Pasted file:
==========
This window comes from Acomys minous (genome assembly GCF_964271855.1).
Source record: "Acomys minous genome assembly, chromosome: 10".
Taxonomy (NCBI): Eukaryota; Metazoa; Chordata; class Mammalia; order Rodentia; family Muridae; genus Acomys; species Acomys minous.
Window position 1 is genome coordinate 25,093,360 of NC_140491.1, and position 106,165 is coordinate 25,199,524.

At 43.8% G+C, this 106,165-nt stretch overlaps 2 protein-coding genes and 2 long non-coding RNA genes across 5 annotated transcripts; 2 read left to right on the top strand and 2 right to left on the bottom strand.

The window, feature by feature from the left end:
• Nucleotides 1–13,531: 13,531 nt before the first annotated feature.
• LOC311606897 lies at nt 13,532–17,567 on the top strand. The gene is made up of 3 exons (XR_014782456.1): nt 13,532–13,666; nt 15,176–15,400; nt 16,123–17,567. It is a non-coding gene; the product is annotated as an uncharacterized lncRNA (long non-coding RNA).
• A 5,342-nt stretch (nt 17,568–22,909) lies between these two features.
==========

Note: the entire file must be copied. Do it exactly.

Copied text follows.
This window comes from Acomys minous (genome assembly GCF_964271855.1).
Source record: "Acomys minous genome assembly, chromosome: 10".
Taxonomy (NCBI): Eukaryota; Metazoa; Chordata; class Mammalia; order Rodentia; family Muridae; genus Acomys; species Acomys minous.
Window position 1 is genome coordinate 25,093,360 of NC_140491.1, and position 106,165 is coordinate 25,199,524.

At 43.8% G+C, this 106,165-nt stretch overlaps 2 protein-coding genes and 2 long non-coding RNA genes across 5 annotated transcripts; 2 read left to right on the top strand and 2 right to left on the bottom strand.

The window, feature by feature from the left end:
• Nucleotides 1–13,531: 13,531 nt before the first annotated feature.
• LOC311606897 lies at nt 13,532–17,567 on the top strand. The gene is made up of 3 exons (XR_014782456.1): nt 13,532–13,666; nt 15,176–15,400; nt 16,123–17,567. It is a non-coding gene; the product is annotated as an uncharacterized lncRNA (long non-coding RNA).
• A 5,342-nt stretch (nt 17,568–22,909) lies between these two features.